This land had been occupied by the Seneca Nation since the treaty of 1794. President Kennedy had been asked to halt the project but declined because of the need for flood control.

President Kennedy ordered government agencies to assist in finding land for the placement of the Seneca Nation of Indians.

If you are a fan on Johnny Cash here is the song


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7 comments:

  1. Sam, wow I had no idea this place existed. It's gorgeous! That walking trail and that dam photo and the intro photo are outstanding. Would love to see this in person.

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  2. The Kinzua Dam Allegany area sounds like a wonderful Fall destination. Your photos of the Autumn leaves are gorgeous. I've traveled from NY to PA many times, but always from the Rochester, NY area down Route 5 & 20 toward Harrisburg, PA. So have missed the Allegheny National Forest area altogether. By your photos and descriptions it looks to be a beautiful area to visit.

    I looked up to see that the displaced Seneca Nation was relocated to Salamanca, NY located at the head of the Allegheny Reservoir. Interesting to hear the song Johnny Cash recorded about the plight of the Seneca Indians.

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  3. Sam, I hadn’t heard of the Kinzua Dam before. What gorgeous photos, helpful descriptions and interesting history you have shared! I would love to visit after reading your review. My late parents owned a home in Clinton Corners, NY (not too far from Rhinebeck) as their weekend retreat when we lived in Manhattan and I remember how glorious the fall foliage was.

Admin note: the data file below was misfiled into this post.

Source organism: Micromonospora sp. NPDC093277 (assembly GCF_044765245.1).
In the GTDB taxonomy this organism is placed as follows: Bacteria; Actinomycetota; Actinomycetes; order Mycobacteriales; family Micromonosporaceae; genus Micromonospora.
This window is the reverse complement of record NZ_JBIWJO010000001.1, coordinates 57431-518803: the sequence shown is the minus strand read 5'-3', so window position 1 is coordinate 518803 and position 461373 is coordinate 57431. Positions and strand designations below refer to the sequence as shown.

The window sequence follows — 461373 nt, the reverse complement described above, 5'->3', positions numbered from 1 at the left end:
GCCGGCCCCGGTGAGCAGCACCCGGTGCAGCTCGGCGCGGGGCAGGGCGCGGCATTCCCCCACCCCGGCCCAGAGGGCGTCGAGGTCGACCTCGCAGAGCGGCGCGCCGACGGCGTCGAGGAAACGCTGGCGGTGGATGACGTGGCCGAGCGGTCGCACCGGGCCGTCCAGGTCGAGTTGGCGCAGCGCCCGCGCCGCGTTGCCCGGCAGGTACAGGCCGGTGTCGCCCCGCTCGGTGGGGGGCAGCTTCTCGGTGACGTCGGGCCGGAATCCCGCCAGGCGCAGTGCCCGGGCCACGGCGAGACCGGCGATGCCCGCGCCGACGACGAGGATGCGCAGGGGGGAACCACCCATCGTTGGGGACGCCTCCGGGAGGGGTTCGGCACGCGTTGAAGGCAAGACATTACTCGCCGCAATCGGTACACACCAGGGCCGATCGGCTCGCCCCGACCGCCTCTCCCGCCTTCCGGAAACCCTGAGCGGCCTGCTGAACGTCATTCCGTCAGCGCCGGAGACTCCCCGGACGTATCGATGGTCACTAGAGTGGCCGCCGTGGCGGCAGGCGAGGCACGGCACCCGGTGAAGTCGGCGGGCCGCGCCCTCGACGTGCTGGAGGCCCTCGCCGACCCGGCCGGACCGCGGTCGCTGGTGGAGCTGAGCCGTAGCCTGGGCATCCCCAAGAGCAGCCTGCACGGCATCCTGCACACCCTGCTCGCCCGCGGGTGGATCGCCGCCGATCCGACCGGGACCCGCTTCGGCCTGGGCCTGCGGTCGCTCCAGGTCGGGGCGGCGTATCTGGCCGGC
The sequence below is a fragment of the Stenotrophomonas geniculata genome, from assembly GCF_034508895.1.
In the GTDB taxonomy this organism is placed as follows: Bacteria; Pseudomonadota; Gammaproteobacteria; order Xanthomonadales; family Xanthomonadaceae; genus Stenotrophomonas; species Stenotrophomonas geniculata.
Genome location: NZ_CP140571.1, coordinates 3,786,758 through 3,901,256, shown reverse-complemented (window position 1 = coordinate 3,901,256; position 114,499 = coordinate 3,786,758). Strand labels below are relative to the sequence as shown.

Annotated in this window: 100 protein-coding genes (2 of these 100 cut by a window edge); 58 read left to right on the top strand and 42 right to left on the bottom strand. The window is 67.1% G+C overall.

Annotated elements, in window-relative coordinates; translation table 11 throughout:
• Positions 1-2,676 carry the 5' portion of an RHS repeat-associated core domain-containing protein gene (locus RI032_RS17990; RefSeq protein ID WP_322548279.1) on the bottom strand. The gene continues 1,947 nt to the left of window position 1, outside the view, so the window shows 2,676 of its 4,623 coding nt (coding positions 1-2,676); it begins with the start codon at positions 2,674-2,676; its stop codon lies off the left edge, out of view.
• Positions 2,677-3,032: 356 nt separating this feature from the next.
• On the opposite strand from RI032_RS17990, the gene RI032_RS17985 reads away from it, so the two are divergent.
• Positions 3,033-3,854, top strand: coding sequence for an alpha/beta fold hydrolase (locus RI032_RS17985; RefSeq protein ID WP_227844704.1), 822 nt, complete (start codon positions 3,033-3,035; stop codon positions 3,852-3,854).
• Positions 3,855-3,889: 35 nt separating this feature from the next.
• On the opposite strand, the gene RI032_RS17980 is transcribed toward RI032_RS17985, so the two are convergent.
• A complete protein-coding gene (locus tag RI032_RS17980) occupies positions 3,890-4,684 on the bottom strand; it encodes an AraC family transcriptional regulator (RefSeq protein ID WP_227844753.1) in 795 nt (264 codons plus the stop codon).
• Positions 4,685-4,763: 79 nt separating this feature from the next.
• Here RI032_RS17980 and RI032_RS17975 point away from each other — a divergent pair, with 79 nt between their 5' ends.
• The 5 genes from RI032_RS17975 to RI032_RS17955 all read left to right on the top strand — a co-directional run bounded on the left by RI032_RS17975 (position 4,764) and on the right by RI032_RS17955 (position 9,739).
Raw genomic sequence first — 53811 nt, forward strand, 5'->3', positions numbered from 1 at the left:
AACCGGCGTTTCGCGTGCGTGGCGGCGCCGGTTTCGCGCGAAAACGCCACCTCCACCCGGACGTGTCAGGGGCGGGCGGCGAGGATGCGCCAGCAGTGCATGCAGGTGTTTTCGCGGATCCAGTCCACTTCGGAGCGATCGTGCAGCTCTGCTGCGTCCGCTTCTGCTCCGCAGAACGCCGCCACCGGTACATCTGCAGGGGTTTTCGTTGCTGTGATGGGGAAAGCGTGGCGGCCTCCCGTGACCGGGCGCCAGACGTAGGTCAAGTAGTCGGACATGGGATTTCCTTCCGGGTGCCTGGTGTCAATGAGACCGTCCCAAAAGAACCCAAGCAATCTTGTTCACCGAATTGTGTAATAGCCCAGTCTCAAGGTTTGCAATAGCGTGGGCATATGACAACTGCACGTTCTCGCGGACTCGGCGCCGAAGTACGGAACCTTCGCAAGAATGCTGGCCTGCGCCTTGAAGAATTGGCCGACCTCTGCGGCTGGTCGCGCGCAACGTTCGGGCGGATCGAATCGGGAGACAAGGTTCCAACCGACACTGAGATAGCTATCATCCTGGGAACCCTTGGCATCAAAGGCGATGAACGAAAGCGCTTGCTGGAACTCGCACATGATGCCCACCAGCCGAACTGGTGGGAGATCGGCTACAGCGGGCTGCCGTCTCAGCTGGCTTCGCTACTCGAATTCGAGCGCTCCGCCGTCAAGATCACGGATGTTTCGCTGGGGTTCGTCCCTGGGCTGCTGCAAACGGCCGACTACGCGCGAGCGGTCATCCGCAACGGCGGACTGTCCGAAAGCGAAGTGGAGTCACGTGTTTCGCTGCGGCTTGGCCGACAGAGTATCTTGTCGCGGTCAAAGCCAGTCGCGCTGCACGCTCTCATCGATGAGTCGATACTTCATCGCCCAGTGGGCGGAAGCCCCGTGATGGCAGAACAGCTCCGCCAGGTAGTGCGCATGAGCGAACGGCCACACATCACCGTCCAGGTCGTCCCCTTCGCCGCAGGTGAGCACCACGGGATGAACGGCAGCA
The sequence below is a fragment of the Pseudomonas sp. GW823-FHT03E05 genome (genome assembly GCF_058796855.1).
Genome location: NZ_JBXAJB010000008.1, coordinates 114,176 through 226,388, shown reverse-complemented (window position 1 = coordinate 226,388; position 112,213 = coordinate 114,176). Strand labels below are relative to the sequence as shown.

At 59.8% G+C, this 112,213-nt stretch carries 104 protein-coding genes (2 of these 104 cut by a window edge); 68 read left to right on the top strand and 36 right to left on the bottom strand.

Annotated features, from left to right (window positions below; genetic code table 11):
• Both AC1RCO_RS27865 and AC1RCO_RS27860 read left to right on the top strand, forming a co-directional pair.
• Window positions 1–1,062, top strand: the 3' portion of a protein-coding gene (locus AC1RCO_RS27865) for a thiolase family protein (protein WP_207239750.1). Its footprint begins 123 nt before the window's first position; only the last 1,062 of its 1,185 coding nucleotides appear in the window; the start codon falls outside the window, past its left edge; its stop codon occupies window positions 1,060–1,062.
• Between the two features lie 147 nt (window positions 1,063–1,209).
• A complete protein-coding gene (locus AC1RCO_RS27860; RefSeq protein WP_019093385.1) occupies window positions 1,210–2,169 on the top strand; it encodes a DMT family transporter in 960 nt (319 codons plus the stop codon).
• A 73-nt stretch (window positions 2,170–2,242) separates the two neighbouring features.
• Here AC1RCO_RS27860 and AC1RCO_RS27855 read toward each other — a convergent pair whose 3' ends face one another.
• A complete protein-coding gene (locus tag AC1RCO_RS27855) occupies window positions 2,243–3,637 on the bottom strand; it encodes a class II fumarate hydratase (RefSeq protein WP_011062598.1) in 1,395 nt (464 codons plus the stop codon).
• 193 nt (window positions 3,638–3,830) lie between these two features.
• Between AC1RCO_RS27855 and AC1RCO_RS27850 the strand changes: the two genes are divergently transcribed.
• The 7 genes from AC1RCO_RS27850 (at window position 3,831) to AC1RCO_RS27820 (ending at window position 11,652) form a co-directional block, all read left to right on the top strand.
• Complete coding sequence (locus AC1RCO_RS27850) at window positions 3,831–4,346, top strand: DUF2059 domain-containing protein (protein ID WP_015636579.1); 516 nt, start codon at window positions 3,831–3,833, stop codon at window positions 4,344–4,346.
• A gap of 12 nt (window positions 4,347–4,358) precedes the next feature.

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  4. Sam, this looks like a wonderful place for a fall excursion. Thanks also for the history. I enjoyed hearing Johnny Cash's song. Very interesting.

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  5. What a beautiful place! I know my husband and I will enjoy visiting there the next time we are up New York way. It looks like a wonderful alternate travel plan for us to see something different. Plus, we love hiking.

    Johnny Cash was always a consummate storyteller. He will certainly make one stop and think. I can understand why the Seneca Indians would rename it Lake Perfidy and how they would have been angered and hurt by the dam decision.

    In our own time, we know how treaties and agreements honorably made in the past are broken or changed to reflect the more immediate needs. Logically, we all recognize there are more people on the earth, and certainly in American now than there were in 1794. Plus,while my heart goes out to the Seneca, I know it isn't just the Indians who are displaced when a local or federal government determines an area is needed for something different. Land is "force purchased" from anyone for roads, highways, railroads, government buildings, public utilities, etc.

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  6. Sam, the minute that we decide that we are going somewhere, I think I will take this trip through this beautiful area. I love fall colors and the changing of the season! This could be a new way down to Florida for me! Thanks Sam for putting this on my map of places to go!

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  7. Oh now I want to fly over and visit this gorgeous place! What wonderful walks and trails and we could spend many happy days here I think. Thank you for the interesting history and understanding of the area. I love your beautiful autumnal photos with the brilliant rich colours, truly lovely.